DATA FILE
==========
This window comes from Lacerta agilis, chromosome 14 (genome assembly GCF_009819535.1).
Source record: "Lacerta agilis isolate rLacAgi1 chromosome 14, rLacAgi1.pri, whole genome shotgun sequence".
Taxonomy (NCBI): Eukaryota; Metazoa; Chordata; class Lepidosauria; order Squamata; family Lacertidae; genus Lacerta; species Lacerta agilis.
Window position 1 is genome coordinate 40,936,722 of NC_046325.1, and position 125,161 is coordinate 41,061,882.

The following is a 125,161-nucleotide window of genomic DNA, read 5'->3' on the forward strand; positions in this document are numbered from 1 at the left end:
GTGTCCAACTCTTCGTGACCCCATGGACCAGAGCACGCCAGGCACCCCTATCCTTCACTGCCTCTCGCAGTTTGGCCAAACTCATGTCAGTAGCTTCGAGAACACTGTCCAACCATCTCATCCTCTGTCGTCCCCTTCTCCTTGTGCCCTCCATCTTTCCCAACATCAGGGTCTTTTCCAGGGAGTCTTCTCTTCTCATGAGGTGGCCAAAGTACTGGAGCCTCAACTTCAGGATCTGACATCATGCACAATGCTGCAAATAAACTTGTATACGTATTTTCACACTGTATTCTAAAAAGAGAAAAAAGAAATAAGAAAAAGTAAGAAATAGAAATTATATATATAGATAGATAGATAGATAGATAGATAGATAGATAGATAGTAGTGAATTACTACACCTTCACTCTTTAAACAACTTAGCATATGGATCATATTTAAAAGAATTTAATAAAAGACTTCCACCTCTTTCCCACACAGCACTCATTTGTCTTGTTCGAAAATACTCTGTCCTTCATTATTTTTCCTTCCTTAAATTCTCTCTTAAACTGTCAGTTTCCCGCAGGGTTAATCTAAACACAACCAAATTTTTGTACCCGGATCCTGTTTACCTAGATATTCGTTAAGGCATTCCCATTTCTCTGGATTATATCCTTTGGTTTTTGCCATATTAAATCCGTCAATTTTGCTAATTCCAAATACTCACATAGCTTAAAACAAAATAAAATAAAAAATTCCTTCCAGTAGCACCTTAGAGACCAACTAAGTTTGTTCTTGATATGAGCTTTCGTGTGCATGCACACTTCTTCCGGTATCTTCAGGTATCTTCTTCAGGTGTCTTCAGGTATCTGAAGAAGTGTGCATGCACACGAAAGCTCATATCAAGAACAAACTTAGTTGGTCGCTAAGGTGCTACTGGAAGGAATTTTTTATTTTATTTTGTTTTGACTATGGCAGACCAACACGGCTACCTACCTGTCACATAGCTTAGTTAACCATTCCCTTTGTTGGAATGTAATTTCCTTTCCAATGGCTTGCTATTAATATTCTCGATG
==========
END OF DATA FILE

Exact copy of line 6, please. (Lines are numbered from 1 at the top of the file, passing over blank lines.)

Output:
GTGTCCAACTCTTCGTGACCCCATGGACCAGAGCACGCCAGGCACCCCTATCCTTCACTGCCTCTCGCAGTTTGGCCAAACTCATGTCAGTAGCTTCGAGAACACTGTCCAACCATCTCATCCTCTGTCGTCCCCTTCTCCTTGTGCCCTCCATCTTTCCCAACATCAGGGTCTTTTCCAGGGAGTCTTCTCTTCTCATGAGGTGGCCAAAGTACTGGAGCCTCAACTTCAGGATCTGACATCATGCACAATGCTGCAAATAAACTTGTATACGTATTTTCACACTGTATTCTAAAAAGAGAAAAAAGAAATAAGAAAAAGTAAGAAATAGAAATTATATATATAGATAGATAGATAGATAGATAGATAGATAGATAGATAGTAGTGAATTACTACACCTTCACTCTTTAAACAACTTAGCATATGGATCATATTTAAAAGAATTTAATAAAAGACTTCCACCTCTTTCCCACACAGCACTCATTTGTCTTGTTCGAAAATACTCTGTCCTTCATTATTTTTCCTTCCTTAAATTCTCTCTTAAACTGTCAGTTTCCCGCAGGGTTAATCTAAACACAACCAAATTTTTGTACCCGGATCCTGTTTACCTAGATATTCGTTAAGGCATTCCCATTTCTCTGGATTATATCCTTTGGTTTTTGCCATATTAAATCCGTCAATTTTGCTAATTCCAAATACTCACATAGCTTAAAACAAAATAAAATAAAAAATTCCTTCCAGTAGCACCTTAGAGACCAACTAAGTTTGTTCTTGATATGAGCTTTCGTGTGCATGCACACTTCTTCCGGTATCTTCAGGTATCTTCTTCAGGTGTCTTCAGGTATCTGAAGAAGTGTGCATGCACACGAAAGCTCATATCAAGAACAAACTTAGTTGGTCGCTAAGGTGCTACTGGAAGGAATTTTTTATTTTATTTTGTTTTGACTATGGCAGACCAACACGGCTACCTACCTGTCACATAGCTTAGTTAACCATTCCCTTTGTTGGAATGTAATTTCCTTTCCAATGGCTTGCTATTAATATTCTCGATG